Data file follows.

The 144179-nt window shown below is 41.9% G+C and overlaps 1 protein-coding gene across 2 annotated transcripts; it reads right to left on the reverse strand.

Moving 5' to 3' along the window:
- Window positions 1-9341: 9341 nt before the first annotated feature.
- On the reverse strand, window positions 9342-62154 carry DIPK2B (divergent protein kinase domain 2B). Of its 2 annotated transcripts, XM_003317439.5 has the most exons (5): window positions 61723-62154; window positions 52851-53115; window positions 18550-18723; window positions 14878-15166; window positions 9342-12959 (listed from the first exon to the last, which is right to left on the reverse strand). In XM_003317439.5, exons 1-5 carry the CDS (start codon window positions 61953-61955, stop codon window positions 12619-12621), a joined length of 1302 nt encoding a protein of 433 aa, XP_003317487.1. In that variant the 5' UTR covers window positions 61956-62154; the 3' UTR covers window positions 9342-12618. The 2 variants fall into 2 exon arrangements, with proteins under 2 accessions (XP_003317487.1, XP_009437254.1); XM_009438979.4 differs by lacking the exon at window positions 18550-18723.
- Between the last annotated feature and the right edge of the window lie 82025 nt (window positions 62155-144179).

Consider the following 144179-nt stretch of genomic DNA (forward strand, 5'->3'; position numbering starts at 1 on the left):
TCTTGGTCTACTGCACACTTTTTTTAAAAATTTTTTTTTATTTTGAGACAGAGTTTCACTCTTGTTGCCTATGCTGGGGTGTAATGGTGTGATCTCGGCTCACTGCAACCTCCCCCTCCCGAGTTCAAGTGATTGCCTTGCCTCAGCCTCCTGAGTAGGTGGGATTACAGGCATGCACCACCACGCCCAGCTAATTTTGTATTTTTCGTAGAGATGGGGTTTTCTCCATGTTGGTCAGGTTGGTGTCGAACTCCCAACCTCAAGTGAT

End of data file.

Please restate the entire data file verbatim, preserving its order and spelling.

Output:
The 144179-nt window shown below is 41.9% G+C and overlaps 1 protein-coding gene across 2 annotated transcripts; it reads right to left on the reverse strand.

Moving 5' to 3' along the window:
- Window positions 1-9341: 9341 nt before the first annotated feature.
- On the reverse strand, window positions 9342-62154 carry DIPK2B (divergent protein kinase domain 2B). Of its 2 annotated transcripts, XM_003317439.5 has the most exons (5): window positions 61723-62154; window positions 52851-53115; window positions 18550-18723; window positions 14878-15166; window positions 9342-12959 (listed from the first exon to the last, which is right to left on the reverse strand). In XM_003317439.5, exons 1-5 carry the CDS (start codon window positions 61953-61955, stop codon window positions 12619-12621), a joined length of 1302 nt encoding a protein of 433 aa, XP_003317487.1. In that variant the 5' UTR covers window positions 61956-62154; the 3' UTR covers window positions 9342-12618. The 2 variants fall into 2 exon arrangements, with proteins under 2 accessions (XP_003317487.1, XP_009437254.1); XM_009438979.4 differs by lacking the exon at window positions 18550-18723.
- Between the last annotated feature and the right edge of the window lie 82025 nt (window positions 62155-144179).

Consider the following 144179-nt stretch of genomic DNA (forward strand, 5'->3'; position numbering starts at 1 on the left):
TCTTGGTCTACTGCACACTTTTTTTAAAAATTTTTTTTTATTTTGAGACAGAGTTTCACTCTTGTTGCCTATGCTGGGGTGTAATGGTGTGATCTCGGCTCACTGCAACCTCCCCCTCCCGAGTTCAAGTGATTGCCTTGCCTCAGCCTCCTGAGTAGGTGGGATTACAGGCATGCACCACCACGCCCAGCTAATTTTGTATTTTTCGTAGAGATGGGGTTTTCTCCATGTTGGTCAGGTTGGTGTCGAACTCCCAACCTCAAGTGAT